Major bank strike planned for Friday

Banking union Sasbo plans to strike against job losses in the banking sector. However, the industrial action might not go ahead as banks have applied to the labour court to stop the strike.
Banking union Sasbo plans to strike against job losses in the banking sector. However, the industrial action might not go ahead as banks have applied to the labour court to stop the strike.
Image: Gallo Images

Finance union Sasbo expects tens of thousands of its members to go on strike on Friday over planned retrenchments in the banking sector.

But the union has to overcome the hurdle of an application by the banking industry for an interdict to stop workers striking.

The application, which the union will oppose, is expected to be heard in the labour court on Wednesday.

“The banks have filed an interdict to stop the strike, which we will be opposing in court on Wednesday. We believe this is an empty threat and a delaying tactic by the banks,” Sasbo  secretary-general Joe Kokela said.

Kokela said Friday’s strike was the first of two planned by the union and its parent trade union federation, Cosatu.

“Another major strike has been called by Cosatu on October 7,” Kokela said.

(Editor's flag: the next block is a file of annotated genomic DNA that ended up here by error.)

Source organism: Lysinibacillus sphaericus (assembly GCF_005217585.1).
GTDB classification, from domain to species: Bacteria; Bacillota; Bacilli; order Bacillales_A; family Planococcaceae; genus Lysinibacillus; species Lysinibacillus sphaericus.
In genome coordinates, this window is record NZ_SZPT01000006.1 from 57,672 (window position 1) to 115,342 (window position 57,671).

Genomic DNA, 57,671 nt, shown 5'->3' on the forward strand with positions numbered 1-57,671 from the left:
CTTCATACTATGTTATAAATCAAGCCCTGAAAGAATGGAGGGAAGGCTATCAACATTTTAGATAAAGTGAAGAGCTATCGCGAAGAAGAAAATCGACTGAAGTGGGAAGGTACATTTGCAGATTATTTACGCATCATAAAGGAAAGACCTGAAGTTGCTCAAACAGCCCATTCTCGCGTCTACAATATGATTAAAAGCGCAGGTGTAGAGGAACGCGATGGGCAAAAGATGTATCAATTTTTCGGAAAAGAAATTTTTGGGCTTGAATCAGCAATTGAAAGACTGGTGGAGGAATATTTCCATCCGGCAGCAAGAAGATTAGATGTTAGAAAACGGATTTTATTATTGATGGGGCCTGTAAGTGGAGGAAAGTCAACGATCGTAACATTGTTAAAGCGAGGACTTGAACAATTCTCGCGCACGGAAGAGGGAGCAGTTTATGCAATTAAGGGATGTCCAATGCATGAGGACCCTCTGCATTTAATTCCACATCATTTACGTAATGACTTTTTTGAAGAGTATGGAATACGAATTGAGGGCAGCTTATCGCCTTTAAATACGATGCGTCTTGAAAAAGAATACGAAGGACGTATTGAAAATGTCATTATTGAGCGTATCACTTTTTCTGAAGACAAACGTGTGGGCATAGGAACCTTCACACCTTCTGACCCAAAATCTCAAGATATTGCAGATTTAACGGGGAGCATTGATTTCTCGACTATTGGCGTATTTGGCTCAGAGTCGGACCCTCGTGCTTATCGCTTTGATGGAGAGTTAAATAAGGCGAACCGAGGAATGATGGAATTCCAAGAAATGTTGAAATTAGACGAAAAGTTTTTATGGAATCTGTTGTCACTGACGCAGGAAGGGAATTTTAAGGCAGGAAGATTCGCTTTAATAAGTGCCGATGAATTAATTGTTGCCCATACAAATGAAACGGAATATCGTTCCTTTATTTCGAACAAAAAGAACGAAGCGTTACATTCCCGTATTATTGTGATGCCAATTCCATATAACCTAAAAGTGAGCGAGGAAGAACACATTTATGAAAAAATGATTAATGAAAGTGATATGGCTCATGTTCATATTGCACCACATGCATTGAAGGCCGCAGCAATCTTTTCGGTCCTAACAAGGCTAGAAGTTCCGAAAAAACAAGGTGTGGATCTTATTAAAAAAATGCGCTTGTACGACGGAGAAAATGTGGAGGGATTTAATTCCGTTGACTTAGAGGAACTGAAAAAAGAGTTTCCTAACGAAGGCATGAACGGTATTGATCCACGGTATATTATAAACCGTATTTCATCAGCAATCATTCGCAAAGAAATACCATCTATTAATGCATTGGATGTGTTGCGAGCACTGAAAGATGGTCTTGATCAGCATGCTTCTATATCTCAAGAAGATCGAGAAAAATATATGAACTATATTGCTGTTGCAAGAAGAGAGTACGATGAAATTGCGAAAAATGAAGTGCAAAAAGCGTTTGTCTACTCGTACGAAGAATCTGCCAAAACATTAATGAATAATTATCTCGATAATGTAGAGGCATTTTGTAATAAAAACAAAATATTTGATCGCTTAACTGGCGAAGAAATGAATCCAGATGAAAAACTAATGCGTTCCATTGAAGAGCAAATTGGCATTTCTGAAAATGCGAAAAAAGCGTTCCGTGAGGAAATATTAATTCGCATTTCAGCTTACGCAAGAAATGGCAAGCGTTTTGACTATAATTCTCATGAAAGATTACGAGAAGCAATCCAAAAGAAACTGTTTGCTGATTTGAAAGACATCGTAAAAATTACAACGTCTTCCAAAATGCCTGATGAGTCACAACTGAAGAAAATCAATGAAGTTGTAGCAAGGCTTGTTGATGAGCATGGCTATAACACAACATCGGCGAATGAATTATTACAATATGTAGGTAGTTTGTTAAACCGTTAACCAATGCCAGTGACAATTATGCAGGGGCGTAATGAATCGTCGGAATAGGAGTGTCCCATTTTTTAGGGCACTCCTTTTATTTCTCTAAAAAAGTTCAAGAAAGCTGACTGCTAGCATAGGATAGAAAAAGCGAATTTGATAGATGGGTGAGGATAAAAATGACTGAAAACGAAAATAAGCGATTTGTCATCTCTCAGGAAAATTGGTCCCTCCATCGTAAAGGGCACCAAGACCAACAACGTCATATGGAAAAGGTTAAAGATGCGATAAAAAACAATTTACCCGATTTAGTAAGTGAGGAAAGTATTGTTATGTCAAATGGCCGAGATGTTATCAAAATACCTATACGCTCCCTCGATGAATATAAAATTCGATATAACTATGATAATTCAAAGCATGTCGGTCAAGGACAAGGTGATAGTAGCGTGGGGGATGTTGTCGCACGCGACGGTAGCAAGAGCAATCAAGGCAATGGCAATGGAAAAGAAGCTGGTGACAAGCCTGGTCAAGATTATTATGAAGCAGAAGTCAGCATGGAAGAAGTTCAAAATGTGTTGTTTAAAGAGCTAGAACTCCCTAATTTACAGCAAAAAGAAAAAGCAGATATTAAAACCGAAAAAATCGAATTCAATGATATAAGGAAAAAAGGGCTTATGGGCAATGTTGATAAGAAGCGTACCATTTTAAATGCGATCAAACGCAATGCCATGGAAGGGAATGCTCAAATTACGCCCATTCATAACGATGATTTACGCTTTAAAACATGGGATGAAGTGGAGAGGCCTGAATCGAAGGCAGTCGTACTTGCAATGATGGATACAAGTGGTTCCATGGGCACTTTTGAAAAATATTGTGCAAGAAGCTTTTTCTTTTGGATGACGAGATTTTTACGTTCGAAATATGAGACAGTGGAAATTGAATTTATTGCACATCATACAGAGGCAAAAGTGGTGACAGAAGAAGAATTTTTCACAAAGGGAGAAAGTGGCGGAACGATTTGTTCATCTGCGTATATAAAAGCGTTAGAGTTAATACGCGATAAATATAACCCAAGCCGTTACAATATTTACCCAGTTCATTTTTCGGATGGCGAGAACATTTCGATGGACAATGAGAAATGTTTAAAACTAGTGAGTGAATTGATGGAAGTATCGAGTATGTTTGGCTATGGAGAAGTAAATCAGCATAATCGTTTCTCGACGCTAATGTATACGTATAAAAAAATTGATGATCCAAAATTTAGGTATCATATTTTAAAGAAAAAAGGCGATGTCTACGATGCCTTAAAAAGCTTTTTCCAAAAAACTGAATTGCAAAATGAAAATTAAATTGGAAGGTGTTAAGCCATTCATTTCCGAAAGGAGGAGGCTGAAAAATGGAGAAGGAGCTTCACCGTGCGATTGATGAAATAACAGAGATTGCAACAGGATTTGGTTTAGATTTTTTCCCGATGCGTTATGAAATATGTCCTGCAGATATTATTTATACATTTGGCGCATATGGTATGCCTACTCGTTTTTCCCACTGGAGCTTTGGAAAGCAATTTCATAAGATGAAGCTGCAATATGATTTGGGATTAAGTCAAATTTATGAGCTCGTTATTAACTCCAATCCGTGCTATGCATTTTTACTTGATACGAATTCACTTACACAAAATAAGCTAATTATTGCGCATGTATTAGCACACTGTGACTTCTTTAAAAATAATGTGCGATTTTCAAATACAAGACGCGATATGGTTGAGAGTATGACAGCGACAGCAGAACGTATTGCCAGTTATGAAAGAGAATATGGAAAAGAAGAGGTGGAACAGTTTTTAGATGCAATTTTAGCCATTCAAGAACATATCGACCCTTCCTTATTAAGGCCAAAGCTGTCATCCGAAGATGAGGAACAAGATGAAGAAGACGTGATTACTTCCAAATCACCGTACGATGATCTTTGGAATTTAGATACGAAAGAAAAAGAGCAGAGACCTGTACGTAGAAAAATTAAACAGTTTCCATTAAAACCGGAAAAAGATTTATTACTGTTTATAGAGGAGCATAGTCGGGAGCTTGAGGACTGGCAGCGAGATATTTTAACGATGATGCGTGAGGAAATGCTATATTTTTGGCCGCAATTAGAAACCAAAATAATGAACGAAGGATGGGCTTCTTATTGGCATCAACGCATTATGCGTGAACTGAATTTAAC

He said during the planned strike, workers would also call for a moratorium on job losses. Banking sector employers should clarify how they planned to deal with the fourth industrial revolution and what was being done to help upskill workers, Kokela said.

“We worry that the banks do not understand what the future world of work entails,” he said.

When the union announced plans for the strike earlier, Kokela said Standard Bank planned to retrench 6,000 employees, Nedbank 3,000 employees and Absa 878 employees.

However, Standard Bank poured cold water on the claim and Nedbank told BusinessLIVE that it did not have plans to cut 3,000 jobs.

It said after a reorganisation process at the bank, fewer than 100 employees remained unplaced.

Kokela insisted at the time that his figures were correct.

Tax service Sars on Monday encouraged taxpayers to prepare ahead of the planned strike.

Sars said the anticipated protest action might affect transactions related to tax payments and refunds.

“The SA Revenue Service would like to ensure that the effects of the strike on these transactions is minimised for both the taxpayer and Sars. 

“To this end, taxpayers are encouraged to submit their payments two business days in advance and, similarly, conduct any tax transactions that may result in a payment to Sars  two business days in advance,” it said in a statement on Monday.


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